Software Copyrights: Get It in Writing

Infotech and the Law

Trade secret protection of software and patent protection of software were discussed in the last two issues. A third form of protection, copyrights, also can provide somewhat more limited, yet valuable, protection for a software product.

Copyright protection is available for those aspects of the software that can be categorized as "original works of authorship." Copyright protection secures for the author the exclusive right to exploit the work: reproduce, distribute copies, prepare derivative works from, or publicly perform or display audiovisual aspects of the work.

Copyright protection is essentially automatic (it arises as soon as a work is placed in tangible form) and is of relatively long duration (typically 75 years for commercial software).

However, a copyright provides a relatively limited scope of protection. Ideas, methods, systems, mathematical principles, formulas, and equations are expressly not copyrightable; copyright protection is not available for functional aspects of the program. A copyright protects only the form of expression of an idea, not the substance of an idea. Copyright protection does not prevent a person from studying a copyrighted program, taking the ideas expressed in the program, and writing his or her own program based on those ideas.

And, copyright provides no protection against independent development -- it applies only to instances of actual copying of copyrightable aspects of the program.

It is now generally settled that literal aspects of computer programs are copyrightable subject matter. Making unauthorized copies of program code is likely to be a copyright infringement. However, the expression vs. idea dichotomy gives rise to some particularly interesting questions when attempts are made to apply copyright protection to aspects of computer software other than the literal code. The law is still very much in flux, but the clear trend is to restrict copyright protection of computer programs to literal aspects, i.e., the code and audiovisual aspects.

Various practical issues also arise in connection with the use of copyright protection for software. While copyright protection is essentially automatic under the statute, registration of a copyright is a prerequisite to an infringement suit, and registration prior to the commencement of an infringement is a prerequisite for statutory damages and attorneys' fees. These provisions of the copyright law tend to create practical problems for the software industry.

Primarily to avoid questions as to the trade secret status of the software, the practice of delaying registration of a copyright until an infringement situation arises is prevalent in the software industry.

This tends to delay filing of copyright actions and, more importantly, limits the available remedies; attorneys' fees and statutory damages are generally not available if infringement commences prior to registration.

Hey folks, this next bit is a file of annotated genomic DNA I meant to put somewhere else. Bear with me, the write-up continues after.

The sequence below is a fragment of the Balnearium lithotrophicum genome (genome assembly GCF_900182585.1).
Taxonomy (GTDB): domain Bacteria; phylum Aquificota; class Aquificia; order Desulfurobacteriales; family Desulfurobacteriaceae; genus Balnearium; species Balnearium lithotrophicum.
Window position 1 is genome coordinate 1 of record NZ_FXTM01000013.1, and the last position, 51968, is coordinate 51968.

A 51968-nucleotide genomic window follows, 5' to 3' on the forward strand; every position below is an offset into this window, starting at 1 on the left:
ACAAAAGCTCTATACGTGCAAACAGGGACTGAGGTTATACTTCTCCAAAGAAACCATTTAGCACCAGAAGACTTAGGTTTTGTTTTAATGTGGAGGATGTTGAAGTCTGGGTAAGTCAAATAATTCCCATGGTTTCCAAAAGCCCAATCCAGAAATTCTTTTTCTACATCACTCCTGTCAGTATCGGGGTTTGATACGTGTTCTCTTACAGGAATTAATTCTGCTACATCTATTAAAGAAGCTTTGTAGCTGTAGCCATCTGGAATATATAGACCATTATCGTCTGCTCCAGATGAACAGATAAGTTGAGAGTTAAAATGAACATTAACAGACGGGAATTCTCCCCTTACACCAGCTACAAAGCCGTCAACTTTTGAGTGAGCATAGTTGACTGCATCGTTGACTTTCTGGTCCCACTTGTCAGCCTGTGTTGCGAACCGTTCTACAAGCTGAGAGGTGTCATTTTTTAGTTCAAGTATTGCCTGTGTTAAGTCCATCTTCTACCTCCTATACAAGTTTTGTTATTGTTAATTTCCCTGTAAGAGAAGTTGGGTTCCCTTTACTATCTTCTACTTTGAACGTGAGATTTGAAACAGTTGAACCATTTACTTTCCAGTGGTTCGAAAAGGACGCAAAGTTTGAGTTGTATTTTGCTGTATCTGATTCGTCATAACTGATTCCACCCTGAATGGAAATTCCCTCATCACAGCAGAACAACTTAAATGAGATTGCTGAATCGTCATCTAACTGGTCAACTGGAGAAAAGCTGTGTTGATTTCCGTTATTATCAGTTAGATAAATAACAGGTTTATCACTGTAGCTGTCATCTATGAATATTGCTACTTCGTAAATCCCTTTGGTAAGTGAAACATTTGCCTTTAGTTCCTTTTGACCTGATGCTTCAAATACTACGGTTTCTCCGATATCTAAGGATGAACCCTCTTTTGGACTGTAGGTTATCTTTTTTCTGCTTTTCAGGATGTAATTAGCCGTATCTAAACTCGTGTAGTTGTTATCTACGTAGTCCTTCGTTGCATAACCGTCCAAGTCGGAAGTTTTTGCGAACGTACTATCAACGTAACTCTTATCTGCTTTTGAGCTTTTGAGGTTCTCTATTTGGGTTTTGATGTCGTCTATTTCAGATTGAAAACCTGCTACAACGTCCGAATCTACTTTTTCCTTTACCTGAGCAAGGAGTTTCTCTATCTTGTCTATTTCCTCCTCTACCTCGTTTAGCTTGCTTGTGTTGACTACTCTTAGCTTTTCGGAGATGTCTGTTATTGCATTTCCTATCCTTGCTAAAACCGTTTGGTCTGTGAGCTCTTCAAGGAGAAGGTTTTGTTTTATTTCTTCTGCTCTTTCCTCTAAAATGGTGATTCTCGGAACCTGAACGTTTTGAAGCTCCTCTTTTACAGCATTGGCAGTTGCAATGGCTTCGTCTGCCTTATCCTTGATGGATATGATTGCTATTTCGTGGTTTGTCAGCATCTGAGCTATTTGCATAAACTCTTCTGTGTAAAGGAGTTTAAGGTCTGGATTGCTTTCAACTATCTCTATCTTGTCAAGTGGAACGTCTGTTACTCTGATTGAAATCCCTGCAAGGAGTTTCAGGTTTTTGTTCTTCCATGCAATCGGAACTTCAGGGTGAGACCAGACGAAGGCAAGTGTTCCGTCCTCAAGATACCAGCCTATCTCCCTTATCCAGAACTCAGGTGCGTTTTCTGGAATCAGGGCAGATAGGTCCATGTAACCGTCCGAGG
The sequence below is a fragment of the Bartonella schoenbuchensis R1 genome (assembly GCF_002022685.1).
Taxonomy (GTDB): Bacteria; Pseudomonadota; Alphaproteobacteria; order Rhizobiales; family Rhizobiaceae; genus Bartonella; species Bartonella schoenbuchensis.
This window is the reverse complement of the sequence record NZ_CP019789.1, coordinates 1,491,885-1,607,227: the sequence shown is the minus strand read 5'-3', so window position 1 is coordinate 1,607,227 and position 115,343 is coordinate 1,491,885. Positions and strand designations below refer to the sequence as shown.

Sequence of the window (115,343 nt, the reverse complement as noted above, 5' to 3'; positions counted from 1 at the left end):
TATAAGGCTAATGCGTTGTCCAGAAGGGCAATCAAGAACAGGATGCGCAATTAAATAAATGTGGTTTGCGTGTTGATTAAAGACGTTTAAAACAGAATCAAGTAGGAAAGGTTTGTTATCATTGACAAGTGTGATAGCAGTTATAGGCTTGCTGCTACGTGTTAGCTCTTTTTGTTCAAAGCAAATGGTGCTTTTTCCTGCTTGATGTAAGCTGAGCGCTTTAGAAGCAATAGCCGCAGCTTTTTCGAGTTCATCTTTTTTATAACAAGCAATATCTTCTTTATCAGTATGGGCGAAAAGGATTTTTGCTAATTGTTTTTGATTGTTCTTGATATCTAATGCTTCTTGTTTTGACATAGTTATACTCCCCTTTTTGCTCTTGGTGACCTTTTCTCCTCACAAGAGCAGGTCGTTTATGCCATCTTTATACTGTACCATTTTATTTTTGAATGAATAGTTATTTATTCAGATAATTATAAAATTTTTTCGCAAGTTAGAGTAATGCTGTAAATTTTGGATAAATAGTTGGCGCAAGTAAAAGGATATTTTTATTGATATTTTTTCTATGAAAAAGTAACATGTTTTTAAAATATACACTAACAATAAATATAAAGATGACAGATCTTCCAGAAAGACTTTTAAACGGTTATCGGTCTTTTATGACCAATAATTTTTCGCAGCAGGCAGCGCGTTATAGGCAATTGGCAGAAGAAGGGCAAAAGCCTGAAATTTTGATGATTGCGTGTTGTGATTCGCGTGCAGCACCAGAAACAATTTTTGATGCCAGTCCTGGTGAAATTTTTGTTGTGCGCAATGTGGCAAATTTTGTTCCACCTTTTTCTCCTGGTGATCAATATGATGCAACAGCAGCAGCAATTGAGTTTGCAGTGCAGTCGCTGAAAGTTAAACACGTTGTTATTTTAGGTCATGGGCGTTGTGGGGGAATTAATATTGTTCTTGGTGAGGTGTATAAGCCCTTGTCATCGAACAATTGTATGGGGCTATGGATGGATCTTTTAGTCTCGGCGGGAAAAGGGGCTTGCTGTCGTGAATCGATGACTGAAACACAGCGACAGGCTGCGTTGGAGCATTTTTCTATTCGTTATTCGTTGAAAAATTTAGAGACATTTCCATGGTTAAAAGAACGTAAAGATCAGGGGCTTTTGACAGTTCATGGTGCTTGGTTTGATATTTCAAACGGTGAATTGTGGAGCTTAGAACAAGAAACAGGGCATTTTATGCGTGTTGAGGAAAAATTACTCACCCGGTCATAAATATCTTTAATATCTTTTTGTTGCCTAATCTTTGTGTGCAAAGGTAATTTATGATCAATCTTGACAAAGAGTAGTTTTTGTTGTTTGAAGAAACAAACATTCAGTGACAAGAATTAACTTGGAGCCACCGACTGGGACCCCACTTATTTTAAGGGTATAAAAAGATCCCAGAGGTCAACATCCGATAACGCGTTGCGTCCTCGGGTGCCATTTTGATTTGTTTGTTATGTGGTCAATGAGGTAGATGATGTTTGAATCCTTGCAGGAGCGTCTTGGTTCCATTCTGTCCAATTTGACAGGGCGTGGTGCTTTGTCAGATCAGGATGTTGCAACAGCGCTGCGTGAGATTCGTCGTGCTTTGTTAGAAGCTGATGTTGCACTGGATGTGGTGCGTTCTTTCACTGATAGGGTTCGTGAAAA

Further, registration is not instantaneous; realistically, obtaining a registration takes up to a week or more, even when using the special expedited handling procedures available at the Copyright Office. This precludes applicability of copyright in many circumstances where time is of essence.

The law with respect to the ownership of copyrights is not intuitive, and is often a trap for the unwary. In general, the author of a work is the owner of the copyright to the work. Absent a written agreement expressly assigning the copyrights to the company, an independent contractor or consultant who participates in the development of the software, and not the company, will own the copyright to the work. This is true even though the company pays the consultant to develop the software. Anyone for whom the company does not withhold taxes and social security is considered an independent contractor.

A company can obtain ownership of a copyright only in two ways: if the work qualifies as a work for hire, or by transfer (assignment) of the copyright.

Software qualifies as a work for hire only if it is developed by employees within the scope of employment, or it falls in certain categories of works, and there is a written agreement specially commissioning the work and expressly stating that it is a work for hire. Much commercial software, however, does not fit in any of the work for hire categories; the categories most relevant to software are contributions to a collective work, supplemental works, and audiovisual works.In any event, from the company's perspective, anytime non-employees are involved with software development, a written agreement is imperative. The agreement should specify that the software will be a work for hire to the extent permitted under the law and also expressly assign the copyright (and perhaps all intellectual property interests) in the software to the company.

Copyright protection, albeit of limited scope, can be a valuable tool in the protection of software, particularly when used as part of an overall protection strategy. When a company engages consultants, written agreements are the only way to be sure it gets what it bargains for.

Michael A. Lechter, a member of the law firm of Meyer, Hendricks,Victor, Osborn & Maledon in Phoenix, Ariz., can be e-mailed at malechte@mhvom.attmail.com Sharon K. Coleman is also a patent attorney at the firm.


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